Earlier this month I travelled to Berkeley University in San Francisco to attend an Executive Leadership Program on strategies for senior and mid-level female executives in business. The Program specifically focussed on the skills and capabilities that have emerged from research as being more in need of development for women than men.
Some of the most valuable content explored managing career transitions, managing upwards and exploring different leadership styles, influencing others, assertiveness, self-confidence and reading people and situations. One module in particular resonated with me – the Growth Mindset. Leading researchers in motivation define the growth mindset as ‘believing that your most basic abilities can be developed through dedication and hard work.’ New studies by Berkeley’s Juliana Breines and Serena Chen, suggest that self–compassion, rather than self-esteem, is the key to equipping and preparing executives for greater success.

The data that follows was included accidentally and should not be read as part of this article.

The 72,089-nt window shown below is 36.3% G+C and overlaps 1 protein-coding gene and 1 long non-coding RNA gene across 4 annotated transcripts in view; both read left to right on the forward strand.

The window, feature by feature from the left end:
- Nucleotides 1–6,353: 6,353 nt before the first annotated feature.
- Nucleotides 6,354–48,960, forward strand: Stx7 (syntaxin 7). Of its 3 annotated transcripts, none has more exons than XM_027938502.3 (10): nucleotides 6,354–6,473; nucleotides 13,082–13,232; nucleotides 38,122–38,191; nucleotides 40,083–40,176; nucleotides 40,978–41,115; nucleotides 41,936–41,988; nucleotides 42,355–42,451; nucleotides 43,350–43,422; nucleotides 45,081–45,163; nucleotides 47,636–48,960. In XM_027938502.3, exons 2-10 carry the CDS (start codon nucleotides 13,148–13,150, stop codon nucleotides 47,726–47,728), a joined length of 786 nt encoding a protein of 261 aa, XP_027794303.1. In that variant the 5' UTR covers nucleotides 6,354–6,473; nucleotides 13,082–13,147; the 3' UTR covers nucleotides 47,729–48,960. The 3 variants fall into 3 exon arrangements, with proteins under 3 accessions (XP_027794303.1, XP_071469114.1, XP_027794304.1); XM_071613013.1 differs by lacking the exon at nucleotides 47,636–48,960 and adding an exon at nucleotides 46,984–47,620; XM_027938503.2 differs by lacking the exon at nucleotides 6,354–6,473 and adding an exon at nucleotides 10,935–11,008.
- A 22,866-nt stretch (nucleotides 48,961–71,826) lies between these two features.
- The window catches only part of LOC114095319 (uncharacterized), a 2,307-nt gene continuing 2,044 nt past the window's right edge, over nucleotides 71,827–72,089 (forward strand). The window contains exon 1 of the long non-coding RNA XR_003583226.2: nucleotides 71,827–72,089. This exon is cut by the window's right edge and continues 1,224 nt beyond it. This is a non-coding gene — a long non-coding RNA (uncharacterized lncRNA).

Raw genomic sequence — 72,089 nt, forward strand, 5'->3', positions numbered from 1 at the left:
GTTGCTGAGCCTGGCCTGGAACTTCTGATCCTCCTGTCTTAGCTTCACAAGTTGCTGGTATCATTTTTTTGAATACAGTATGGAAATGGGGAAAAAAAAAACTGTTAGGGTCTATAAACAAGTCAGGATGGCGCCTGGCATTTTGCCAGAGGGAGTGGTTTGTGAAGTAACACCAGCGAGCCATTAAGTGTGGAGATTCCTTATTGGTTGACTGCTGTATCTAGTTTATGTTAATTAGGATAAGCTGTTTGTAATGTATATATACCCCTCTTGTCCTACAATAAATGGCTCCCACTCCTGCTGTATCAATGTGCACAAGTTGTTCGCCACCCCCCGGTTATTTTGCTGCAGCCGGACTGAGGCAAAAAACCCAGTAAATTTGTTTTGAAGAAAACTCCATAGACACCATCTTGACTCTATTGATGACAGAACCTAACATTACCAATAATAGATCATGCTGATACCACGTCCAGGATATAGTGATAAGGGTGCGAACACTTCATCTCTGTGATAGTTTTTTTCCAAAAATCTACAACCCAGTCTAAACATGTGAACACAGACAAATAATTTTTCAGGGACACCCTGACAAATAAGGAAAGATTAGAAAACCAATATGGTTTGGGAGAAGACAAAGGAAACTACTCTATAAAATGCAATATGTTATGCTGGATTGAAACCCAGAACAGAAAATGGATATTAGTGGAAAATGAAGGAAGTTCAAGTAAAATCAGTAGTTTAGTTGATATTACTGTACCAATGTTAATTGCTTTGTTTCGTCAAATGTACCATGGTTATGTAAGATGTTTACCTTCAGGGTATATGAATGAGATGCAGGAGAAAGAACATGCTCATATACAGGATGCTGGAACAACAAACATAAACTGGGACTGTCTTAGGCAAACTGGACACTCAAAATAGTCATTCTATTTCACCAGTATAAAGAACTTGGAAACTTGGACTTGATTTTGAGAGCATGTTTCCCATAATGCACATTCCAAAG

Self-compassion is described as a willingness to consider your own mistakes and shortcomings with “kindness and understanding” — embracing the concept that to err is human. Leaders who are self-compassionate in the face of difficulty, neither judge themselves harshly, tend to be less emotionally reactive and are more likely to engage in constructive relationships. It’s not surprising therefore, that self-compassion builds a greater sense of well-being, optimism and happiness, and, is instrumental in lessening the likelihood of experiencing anxiety and depression.
Our ability to change is no longer in any scientific doubt. Skills are malleable and success is developed through confronting challenge. The lifelong plasticity of our brains means that through learning and effort, we are capable of improvement and change.
Intelligence and talent are not fixed traits. They can be nurtured and developed. Leaders with a growth mindset are more likely to focus on developing the capabilities of the organisation as a whole, and see road blocks as opportunities for growth.
The stories you tell yourself and your beliefs about yourself will either help or hinder your development. A growth mindset is a critical characteristic that will allow executives improve on their performance and lead more effectively.
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